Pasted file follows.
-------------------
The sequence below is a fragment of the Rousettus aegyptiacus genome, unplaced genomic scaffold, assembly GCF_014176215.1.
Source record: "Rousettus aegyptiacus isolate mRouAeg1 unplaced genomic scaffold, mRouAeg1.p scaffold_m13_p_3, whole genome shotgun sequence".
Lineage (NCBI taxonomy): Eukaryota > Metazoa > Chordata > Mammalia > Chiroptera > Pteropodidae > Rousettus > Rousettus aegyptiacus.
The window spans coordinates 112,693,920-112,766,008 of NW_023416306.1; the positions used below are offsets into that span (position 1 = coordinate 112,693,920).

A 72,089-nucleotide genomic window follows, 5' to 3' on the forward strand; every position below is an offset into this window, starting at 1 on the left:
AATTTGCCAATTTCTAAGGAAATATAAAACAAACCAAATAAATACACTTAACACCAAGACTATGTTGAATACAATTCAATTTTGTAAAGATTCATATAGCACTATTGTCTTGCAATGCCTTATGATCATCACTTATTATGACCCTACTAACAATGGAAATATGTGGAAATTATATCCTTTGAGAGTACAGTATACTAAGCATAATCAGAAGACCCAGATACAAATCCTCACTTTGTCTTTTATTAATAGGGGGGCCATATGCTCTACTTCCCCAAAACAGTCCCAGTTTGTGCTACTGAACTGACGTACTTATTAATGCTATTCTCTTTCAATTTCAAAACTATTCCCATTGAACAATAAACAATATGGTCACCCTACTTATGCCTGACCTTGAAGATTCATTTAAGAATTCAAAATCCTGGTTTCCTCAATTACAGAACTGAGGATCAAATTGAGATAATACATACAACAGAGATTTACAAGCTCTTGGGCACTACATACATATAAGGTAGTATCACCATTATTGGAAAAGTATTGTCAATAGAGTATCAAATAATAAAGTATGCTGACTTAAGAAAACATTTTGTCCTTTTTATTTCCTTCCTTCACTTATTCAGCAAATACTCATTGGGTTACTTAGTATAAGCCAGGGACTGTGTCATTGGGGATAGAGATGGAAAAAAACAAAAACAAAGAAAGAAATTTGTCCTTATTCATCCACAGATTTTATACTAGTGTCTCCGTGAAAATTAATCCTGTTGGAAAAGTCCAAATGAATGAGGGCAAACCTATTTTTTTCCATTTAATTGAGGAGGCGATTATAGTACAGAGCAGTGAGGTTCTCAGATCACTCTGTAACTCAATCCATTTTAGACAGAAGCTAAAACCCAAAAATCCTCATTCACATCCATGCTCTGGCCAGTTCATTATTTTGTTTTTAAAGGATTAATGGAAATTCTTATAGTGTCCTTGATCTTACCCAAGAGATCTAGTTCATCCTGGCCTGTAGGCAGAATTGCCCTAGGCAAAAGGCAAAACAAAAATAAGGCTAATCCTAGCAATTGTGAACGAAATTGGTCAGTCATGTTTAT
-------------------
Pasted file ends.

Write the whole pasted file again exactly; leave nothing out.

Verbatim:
The sequence below is a fragment of the Rousettus aegyptiacus genome, unplaced genomic scaffold, assembly GCF_014176215.1.
Source record: "Rousettus aegyptiacus isolate mRouAeg1 unplaced genomic scaffold, mRouAeg1.p scaffold_m13_p_3, whole genome shotgun sequence".
Lineage (NCBI taxonomy): Eukaryota > Metazoa > Chordata > Mammalia > Chiroptera > Pteropodidae > Rousettus > Rousettus aegyptiacus.
The window spans coordinates 112,693,920-112,766,008 of NW_023416306.1; the positions used below are offsets into that span (position 1 = coordinate 112,693,920).

A 72,089-nucleotide genomic window follows, 5' to 3' on the forward strand; every position below is an offset into this window, starting at 1 on the left:
AATTTGCCAATTTCTAAGGAAATATAAAACAAACCAAATAAATACACTTAACACCAAGACTATGTTGAATACAATTCAATTTTGTAAAGATTCATATAGCACTATTGTCTTGCAATGCCTTATGATCATCACTTATTATGACCCTACTAACAATGGAAATATGTGGAAATTATATCCTTTGAGAGTACAGTATACTAAGCATAATCAGAAGACCCAGATACAAATCCTCACTTTGTCTTTTATTAATAGGGGGGCCATATGCTCTACTTCCCCAAAACAGTCCCAGTTTGTGCTACTGAACTGACGTACTTATTAATGCTATTCTCTTTCAATTTCAAAACTATTCCCATTGAACAATAAACAATATGGTCACCCTACTTATGCCTGACCTTGAAGATTCATTTAAGAATTCAAAATCCTGGTTTCCTCAATTACAGAACTGAGGATCAAATTGAGATAATACATACAACAGAGATTTACAAGCTCTTGGGCACTACATACATATAAGGTAGTATCACCATTATTGGAAAAGTATTGTCAATAGAGTATCAAATAATAAAGTATGCTGACTTAAGAAAACATTTTGTCCTTTTTATTTCCTTCCTTCACTTATTCAGCAAATACTCATTGGGTTACTTAGTATAAGCCAGGGACTGTGTCATTGGGGATAGAGATGGAAAAAAACAAAAACAAAGAAAGAAATTTGTCCTTATTCATCCACAGATTTTATACTAGTGTCTCCGTGAAAATTAATCCTGTTGGAAAAGTCCAAATGAATGAGGGCAAACCTATTTTTTTCCATTTAATTGAGGAGGCGATTATAGTACAGAGCAGTGAGGTTCTCAGATCACTCTGTAACTCAATCCATTTTAGACAGAAGCTAAAACCCAAAAATCCTCATTCACATCCATGCTCTGGCCAGTTCATTATTTTGTTTTTAAAGGATTAATGGAAATTCTTATAGTGTCCTTGATCTTACCCAAGAGATCTAGTTCATCCTGGCCTGTAGGCAGAATTGCCCTAGGCAAAAGGCAAAACAAAAATAAGGCTAATCCTAGCAATTGTGAACGAAATTGGTCAGTCATGTTTAT